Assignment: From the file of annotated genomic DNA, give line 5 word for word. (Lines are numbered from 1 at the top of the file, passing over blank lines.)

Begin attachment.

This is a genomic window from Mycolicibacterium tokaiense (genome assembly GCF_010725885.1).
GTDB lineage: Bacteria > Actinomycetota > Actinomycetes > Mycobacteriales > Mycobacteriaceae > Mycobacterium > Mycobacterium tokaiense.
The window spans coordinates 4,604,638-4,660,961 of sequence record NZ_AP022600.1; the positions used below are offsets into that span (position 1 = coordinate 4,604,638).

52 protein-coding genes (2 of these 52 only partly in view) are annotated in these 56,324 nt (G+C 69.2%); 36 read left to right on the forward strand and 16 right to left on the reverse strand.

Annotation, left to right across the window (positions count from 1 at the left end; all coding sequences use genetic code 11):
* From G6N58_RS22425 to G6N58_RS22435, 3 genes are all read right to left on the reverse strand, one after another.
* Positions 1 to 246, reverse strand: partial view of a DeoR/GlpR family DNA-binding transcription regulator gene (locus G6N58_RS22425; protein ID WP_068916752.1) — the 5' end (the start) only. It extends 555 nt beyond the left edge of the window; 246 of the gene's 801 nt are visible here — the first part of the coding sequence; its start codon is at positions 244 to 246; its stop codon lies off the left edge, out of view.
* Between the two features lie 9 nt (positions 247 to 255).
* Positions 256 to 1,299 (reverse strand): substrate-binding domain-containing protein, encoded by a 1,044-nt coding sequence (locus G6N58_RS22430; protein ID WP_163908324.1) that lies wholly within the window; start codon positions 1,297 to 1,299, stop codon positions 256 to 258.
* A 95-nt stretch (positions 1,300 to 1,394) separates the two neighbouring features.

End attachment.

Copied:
Annotation, left to right across the window (positions count from 1 at the left end; all coding sequences use genetic code 11):